The front or third surface of the rear substrate may be coated with a transflective mirror reflector coating (such as a stack of multiple coatings such as described in U.S. Pat. Nos. 7,274,501; 7,255,451; and/or 7,184,190, which are hereby incorporated herein by reference in their entireties), while the rear or fourth surface may be coated or at least partially covered with an opacifying layer or coating with a window established at areas where a sensor or the like may be disposed behind the reflective element. If the window is established with a sharp edge, the window edge may be discernible in high lighting conditions (and the covertness of the window and thus of the sensor or the like disposed therebehind may be compromised). Thus, the present invention provides a gradient reflectance coating or tapered coating or a degree of shadowing around the perimeter edge of the window. Optionally, the coatings may be deposited on both substrate surfaces in a common vacuum-deposition process and/or in a common vacuum chamber. Optionally, an opacifying tape need not be disposed at the rear surface, and a low cost tape or film (such as a scatterproofing/shatterproofing hot melt layer formed from R101, a styrene butadiene rubber (SBR) polymer sold by Helmitin GmbH of Pirmasens, Germany, and adhered to the rear surface to prevent scattering of glass fragments and shards in the event of glass breakage during an accident or the like, such as described in U.S. Pat. Nos. 7,467,883 and/or 5,521,760, which are hereby incorporated herein by reference in their entireties) may be used to limit or substantially preclude shattering of the substrate. Thus, the present invention provides a reduced cost substrate coating process that provides enhanced covertness of a window at a rear surface for a sensor or the like to view through.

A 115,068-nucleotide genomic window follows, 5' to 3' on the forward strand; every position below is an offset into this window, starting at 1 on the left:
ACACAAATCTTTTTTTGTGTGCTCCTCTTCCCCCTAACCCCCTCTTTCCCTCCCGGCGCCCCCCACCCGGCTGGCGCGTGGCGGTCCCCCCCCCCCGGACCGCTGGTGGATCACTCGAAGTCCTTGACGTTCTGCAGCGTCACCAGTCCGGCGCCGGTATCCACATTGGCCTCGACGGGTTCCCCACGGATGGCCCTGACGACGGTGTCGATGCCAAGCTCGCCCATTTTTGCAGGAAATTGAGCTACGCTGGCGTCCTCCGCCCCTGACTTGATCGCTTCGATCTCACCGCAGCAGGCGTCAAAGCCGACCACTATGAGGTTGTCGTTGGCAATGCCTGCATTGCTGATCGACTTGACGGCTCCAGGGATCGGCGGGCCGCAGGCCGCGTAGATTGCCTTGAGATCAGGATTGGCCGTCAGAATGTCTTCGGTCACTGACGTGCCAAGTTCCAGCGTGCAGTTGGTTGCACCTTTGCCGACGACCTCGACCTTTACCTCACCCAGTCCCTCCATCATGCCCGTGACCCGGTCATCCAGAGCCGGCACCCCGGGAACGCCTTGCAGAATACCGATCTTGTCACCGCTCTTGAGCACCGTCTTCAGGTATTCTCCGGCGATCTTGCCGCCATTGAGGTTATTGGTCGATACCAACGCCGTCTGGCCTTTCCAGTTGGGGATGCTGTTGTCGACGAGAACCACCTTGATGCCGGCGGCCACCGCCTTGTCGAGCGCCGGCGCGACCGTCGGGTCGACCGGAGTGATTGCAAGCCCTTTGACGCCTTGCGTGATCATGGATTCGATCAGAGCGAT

Optionally, such a fourth surface metal thin film coating (such as a chrome/chromium coating or the like) may not be needed, such as for a low cost or base electro-optic mirror reflective element assembly. For such a mirror reflective element assembly, there may not be a display device or video display or compass display or the like, so there may not be the same concerns with light generated by a display device being seen through the reflective element at locations remote from the display area. Thus, in such a base or non-mirror-display embodiment, the back lighting concerns may be limited to concerns with light (such as ambient light) coming from or originating due to an opening in the back of the mirror housing (such as an opening for a wire or a channel mount or the like), which may be sealed to limit or substantially preclude light entry into the mirror casing. Also, in such a lower cost base embodiment, the third surface transflective reflector coating may be partially transmissive, but may only need to be transmissive enough for a glare sensor (with its rearward field of view through the mirror reflective element assembly and through the third surface transflective reflector) to be functional, and may only need to be transmissive of light therethrough that is in the wavelength region that the photosensor has its peak sensitivity (typically a higher wavelength region, such as at an infrared or near-infrared range of the spectrum). Thus, a higher reflectivity, lower transmissivity third surface mirror reflector may be utilized on a base mirror reflective element assembly that does not include a display on demand type of display behind and viewable through the electro-optic or electrochromic mirror reflective element or mirror cell.